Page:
wild girl

Wild Girl


Raoul Walsh




United States

Walsh gets nostalgic

By Robert Regan

The device of presenting the opening credits of a film on the turning pages of a book has generally been an attempt to emphasize a respectable literary pedigree or to assert an affinity to a well-known best seller. The effect is quite different when Raoul Walsh begins his Gentleman Jim  or Wild Girl  with an old-fashioned family photograph album. These albums open to reveal a deeply personal vision of the past; in them Walsh (born in 1897) reconstructs the world of his childhood years with the same poetic grace with which Jean Renoir lovingly looked back on the days of his father's youth in Partie de campagne, French Cancan, or Elena et les hommes.

As Wild Girl  fades in, Walsh draws us gently into his fantasy by moving his camera closer to the album before its cover opens to three pages of credits and nine pages of talking portraits of the principal characters who introduce and briefly characterize themselves, as when young blonde Joan Bennett tells us, "I'm Salomy Jane. I like trees better'n men--they're straight." Throughout the first half of the film, Walsh punctuates his narrative by turning the entire image over to the left, repeating the album motif. In this way, he structures his exposition while reminding us of his nostalgic intentions. As the tempo of the narrative increases, the device is abandoned until the film's last few minutes to prepare us for the inevitable closing of the album cover and the final fade-out.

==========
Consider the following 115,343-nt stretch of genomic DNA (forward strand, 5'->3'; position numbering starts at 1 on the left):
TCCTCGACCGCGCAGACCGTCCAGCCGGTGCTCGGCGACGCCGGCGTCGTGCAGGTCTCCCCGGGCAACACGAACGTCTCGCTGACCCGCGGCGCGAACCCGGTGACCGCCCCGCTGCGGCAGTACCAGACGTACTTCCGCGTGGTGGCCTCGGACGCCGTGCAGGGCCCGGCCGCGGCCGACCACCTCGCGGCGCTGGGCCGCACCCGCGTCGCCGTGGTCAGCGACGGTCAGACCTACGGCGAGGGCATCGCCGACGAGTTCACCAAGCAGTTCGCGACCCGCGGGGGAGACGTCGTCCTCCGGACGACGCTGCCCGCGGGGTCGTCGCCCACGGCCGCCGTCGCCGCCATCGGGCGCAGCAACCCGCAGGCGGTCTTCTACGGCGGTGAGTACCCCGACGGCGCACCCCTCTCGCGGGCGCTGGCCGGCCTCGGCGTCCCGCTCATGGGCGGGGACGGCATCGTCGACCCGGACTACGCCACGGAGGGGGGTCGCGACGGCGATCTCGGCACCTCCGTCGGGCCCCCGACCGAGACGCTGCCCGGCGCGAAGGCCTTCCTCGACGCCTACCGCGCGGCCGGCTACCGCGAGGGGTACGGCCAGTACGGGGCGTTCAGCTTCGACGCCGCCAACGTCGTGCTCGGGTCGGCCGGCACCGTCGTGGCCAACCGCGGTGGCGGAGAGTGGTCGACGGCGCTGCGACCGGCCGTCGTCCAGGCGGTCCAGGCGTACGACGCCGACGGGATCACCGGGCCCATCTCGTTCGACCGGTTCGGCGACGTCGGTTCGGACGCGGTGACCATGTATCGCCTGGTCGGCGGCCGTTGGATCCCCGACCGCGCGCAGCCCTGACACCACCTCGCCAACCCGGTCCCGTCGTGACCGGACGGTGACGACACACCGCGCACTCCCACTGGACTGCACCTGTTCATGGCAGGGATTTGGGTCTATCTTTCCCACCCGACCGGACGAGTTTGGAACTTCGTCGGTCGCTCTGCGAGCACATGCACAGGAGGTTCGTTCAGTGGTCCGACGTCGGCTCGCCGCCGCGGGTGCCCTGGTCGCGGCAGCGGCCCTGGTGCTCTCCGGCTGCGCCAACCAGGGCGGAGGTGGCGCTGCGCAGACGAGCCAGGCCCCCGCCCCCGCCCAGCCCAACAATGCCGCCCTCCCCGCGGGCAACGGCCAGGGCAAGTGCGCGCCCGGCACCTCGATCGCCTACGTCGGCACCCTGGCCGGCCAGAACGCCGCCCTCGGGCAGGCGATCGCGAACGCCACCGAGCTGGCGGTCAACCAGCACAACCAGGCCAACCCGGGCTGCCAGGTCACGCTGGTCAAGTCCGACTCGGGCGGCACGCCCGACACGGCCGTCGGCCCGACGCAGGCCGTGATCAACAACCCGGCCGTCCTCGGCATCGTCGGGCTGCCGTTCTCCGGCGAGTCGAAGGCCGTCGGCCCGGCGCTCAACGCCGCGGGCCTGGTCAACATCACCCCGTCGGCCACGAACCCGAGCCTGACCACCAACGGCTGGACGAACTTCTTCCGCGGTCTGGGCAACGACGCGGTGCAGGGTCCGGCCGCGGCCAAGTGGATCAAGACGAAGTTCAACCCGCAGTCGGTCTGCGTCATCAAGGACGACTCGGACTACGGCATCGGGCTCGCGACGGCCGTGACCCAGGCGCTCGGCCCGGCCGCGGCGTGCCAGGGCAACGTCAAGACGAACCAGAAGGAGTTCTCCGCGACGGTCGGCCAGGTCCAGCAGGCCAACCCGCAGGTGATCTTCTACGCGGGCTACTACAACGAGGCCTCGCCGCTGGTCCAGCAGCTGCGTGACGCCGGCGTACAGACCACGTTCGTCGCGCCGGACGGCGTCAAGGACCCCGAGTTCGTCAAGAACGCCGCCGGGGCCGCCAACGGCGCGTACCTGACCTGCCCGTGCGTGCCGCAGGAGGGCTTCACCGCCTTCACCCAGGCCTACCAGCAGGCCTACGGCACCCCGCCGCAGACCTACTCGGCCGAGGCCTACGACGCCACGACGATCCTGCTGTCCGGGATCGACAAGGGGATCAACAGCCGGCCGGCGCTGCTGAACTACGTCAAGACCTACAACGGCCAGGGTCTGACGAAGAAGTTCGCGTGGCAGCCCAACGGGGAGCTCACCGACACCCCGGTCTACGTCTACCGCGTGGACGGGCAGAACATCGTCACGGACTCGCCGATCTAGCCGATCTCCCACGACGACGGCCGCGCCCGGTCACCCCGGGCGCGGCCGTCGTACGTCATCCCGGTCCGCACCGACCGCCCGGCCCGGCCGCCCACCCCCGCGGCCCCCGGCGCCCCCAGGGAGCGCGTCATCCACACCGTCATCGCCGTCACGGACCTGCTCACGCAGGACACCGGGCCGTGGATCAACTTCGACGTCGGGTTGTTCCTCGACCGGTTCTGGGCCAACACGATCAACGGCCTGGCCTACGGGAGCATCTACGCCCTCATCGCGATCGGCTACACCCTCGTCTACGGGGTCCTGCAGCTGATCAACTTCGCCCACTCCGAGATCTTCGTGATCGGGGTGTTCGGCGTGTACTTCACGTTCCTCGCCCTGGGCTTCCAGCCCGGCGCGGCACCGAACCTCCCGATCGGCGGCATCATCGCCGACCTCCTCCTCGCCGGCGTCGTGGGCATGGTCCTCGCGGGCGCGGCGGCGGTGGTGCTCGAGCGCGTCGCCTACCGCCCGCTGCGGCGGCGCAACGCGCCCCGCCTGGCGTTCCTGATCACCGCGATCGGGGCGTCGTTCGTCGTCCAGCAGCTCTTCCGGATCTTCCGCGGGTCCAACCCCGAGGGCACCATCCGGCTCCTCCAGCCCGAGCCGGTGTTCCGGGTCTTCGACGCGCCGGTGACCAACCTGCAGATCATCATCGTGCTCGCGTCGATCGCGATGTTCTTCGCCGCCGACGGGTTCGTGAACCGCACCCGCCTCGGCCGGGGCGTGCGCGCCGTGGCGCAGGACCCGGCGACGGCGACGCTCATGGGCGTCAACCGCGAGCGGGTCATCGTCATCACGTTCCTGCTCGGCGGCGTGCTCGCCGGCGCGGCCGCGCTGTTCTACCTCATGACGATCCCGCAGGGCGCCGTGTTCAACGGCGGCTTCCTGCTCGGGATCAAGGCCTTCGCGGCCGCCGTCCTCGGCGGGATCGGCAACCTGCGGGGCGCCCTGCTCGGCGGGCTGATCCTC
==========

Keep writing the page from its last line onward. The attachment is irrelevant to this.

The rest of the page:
If Wild Girl is ranked somewhat below Walsh's best work, for example the similarly warm and sentimental Gentleman Jim,  it is because he at times allows his script's theatrical origin to remain a bit too obvious, particularly when Eugene Pallette's stagecoach driver keeps turning up in the local saloon to deliver, like a Greek messenger, a long speech describing critical off-screen action. Even this apparent failing, though, contributes to the tenderness of Walsh's journey into the past. Paul Armstrong (1869-1915), the dramatizer of Bret Harte's Salomy Jane's Kiss, was a close friend of the Walsh family and young Raoul's most important mentor until his association with D.W. Griffith.

Neither these briefly static passages, nor the occasionally heavy stage melodrama conventions of Wild Girl's plot, overshadow the shimmering beauty of California's Sequoia forest, photographed by Norbert Brodine, the pioneer cinematographer who also shot Walsh's next film, Me and My Gal.  In this enchanted forest, Salomy and The Stranger (Charles Farrell) find the freedom and the peace that Humphrey Bogart as Roy Earle was to seek with less success in Walsh's later High Sierra.        


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